It is a role of the apostles of Jesus Christ in latter days to strengthen the Church wherever it is found, and nowhere is that task more important than in the Northeast Area and Washington, D.C., the seat of government for the United States.
What happens in Washington has worldwide influence, and public-spirited Church members readily play their parts in many capacities in and around this global capital.
And so it was that on the weekend of Jan. 13-15, three General Authorities, who are assigned to the area, traveled to Washington, where they met with Church members in a number of settings.
Elder M. Russell Ballard and Elder Ronald A. Rasband, both of the Quorum of the Twelve Apostles, and Elder Gerrit W. Gong of the Presidency of the Seventy met with the Church’s area council in Washington, consisting of 10 Area Seventies. They also met with stake presidents, mission presidents and a member of the Washington D.C. Temple presidency, instructing and receiving feedback from them.
The Church leaders also conducted a number of meetings with Latter-day Saints, including the following:
• A conference of the Washington D.C. Young Single Adult Stake, where they addressed a congregation of some 1,300. The stake was created just a month ago. The members were encouraged to prepare for service in the Church through their lifetime.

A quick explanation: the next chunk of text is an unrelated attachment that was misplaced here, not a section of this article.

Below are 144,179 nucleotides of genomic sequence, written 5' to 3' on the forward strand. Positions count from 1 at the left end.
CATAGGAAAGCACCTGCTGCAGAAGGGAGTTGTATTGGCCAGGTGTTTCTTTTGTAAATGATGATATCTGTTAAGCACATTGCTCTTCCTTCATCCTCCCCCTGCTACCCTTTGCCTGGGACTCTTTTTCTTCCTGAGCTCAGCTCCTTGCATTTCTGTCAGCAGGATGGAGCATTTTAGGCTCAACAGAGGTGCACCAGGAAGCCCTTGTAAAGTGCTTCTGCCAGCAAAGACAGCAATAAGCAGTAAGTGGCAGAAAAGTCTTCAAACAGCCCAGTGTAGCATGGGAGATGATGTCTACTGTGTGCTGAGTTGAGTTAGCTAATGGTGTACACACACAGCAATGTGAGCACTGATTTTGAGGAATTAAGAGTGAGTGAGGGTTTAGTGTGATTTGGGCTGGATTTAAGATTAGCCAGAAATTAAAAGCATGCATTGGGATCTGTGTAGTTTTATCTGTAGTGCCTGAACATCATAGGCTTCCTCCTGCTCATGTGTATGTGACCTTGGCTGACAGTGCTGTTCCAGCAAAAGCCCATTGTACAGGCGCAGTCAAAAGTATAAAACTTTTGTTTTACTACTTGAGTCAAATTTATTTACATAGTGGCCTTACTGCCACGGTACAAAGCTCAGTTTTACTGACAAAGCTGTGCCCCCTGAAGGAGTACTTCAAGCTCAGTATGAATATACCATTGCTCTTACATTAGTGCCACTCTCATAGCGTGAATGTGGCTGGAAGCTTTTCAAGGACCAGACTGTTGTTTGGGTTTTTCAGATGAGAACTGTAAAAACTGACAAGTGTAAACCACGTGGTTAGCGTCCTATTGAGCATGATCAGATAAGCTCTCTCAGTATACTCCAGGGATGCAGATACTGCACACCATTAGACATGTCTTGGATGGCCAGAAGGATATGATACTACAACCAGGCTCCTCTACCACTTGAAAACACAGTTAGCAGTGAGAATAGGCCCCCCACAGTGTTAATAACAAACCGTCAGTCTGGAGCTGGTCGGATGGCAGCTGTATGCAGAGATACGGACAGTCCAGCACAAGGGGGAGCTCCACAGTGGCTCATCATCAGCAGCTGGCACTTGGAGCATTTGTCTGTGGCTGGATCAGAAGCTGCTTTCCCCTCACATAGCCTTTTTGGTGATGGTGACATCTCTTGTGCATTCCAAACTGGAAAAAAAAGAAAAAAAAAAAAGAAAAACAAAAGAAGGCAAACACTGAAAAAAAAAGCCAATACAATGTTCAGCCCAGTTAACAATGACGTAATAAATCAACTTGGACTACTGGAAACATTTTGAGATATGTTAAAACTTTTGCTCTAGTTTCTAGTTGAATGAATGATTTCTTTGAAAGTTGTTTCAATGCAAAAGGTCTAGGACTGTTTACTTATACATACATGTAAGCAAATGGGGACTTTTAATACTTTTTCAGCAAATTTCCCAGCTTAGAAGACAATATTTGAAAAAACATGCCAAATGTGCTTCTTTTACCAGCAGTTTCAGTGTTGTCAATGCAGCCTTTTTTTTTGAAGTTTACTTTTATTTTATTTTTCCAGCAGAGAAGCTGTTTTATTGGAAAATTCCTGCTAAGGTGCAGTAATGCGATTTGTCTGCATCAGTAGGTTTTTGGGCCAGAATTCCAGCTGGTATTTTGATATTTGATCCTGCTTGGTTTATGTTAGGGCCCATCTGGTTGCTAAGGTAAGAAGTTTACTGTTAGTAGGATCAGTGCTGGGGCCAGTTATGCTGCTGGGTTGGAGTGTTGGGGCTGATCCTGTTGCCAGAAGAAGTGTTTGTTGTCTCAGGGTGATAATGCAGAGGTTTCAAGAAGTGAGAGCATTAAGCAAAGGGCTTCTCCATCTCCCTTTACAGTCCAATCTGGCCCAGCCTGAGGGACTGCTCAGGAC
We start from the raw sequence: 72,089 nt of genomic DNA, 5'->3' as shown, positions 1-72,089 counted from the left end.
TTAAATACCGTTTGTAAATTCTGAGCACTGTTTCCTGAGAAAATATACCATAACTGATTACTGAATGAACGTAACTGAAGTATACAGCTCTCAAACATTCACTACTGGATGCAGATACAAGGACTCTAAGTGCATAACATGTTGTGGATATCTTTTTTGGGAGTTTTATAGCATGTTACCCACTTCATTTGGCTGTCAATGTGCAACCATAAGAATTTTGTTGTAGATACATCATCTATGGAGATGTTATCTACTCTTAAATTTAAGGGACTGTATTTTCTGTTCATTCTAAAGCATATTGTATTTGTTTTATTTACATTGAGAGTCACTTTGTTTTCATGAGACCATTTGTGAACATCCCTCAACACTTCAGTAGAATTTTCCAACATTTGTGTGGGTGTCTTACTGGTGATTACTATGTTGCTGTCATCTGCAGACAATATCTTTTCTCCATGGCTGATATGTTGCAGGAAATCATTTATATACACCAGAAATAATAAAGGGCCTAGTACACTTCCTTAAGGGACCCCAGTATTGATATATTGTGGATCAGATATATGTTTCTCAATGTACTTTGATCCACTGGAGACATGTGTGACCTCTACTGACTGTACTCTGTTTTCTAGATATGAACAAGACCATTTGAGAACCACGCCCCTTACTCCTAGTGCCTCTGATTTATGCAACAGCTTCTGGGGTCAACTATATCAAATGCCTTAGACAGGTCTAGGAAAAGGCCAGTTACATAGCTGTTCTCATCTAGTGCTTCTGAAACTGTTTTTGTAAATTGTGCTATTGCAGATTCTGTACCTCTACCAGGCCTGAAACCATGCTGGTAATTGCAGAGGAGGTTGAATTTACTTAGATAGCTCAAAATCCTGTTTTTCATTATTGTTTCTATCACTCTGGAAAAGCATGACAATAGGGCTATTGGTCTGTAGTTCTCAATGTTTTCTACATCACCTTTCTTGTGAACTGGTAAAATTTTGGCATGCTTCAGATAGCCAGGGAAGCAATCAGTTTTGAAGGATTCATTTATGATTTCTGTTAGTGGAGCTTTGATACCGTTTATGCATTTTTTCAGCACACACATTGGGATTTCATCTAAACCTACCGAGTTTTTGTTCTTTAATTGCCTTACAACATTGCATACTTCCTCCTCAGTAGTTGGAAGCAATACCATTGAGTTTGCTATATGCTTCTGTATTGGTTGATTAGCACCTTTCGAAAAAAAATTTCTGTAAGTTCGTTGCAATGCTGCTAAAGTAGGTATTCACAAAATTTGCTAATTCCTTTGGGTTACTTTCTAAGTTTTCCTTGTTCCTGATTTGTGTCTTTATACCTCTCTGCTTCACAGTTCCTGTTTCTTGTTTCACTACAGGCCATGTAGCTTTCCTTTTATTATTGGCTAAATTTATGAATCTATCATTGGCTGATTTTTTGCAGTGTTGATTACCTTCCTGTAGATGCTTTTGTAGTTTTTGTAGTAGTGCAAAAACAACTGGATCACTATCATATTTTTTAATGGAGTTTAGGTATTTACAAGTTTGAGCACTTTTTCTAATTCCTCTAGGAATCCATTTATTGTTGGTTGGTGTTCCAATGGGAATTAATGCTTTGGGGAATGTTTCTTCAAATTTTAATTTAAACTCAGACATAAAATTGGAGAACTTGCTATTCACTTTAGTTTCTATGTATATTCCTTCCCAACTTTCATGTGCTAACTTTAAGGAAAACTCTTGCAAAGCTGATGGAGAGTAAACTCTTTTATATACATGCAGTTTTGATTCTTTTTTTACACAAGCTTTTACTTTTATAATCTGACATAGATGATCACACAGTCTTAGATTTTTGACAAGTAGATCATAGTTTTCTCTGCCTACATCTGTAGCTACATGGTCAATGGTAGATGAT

• A meeting with 961 military personnel — both on active duty and retired. Some are deployed in Washington singly, while others live with their families as they serve at the Pentagon or any of several military bases. Attendees included midshipmen from the U.S. Naval Academy in Annapolis.
• A meeting with missionaries in the two missions in the area: Washington D.C. North and Washington D.C. South. The leaders shook hands with more than 400 missionaries.
• A meeting with some 200 Latter-day Saints who serve on the staffs of members of U. S. Congress, both the Senate and the House of Representatives, in the Kennedy Caucus Room of the Dirksen Senate Office Building, a location often used for congressional committee hearings.
• Individual meetings with Latter-day Saints who are members of Congress.
• A meeting with the Church’s Washington D.C. Public Affairs Advisory Committee, an arm of the Church Public Affairs Department in Salt Lake City, to learn the concerns of the present time.
“We went back to learn as much as we could about the challenges that our people face, but we also went back to teach and encourage,” Elder Ballard said in a conversation with the Church News about the leaders’ visit.
“They’re facing issues that are very challenging,” Elder Rasband said, “including the dark side of social media. There was a fair amount of conversation from stake presidents and leaders on the fact that our youth are being influenced heavily by the amount of time they spend on their mobile devices.”
Elder Rasband said that was one of the topics Elder Ballard addressed, both in meetings with leaders and in speaking to the Young Single Adults at the conference on Sunday; the need to take time to study the scriptures and the revelations and to ponder and pray.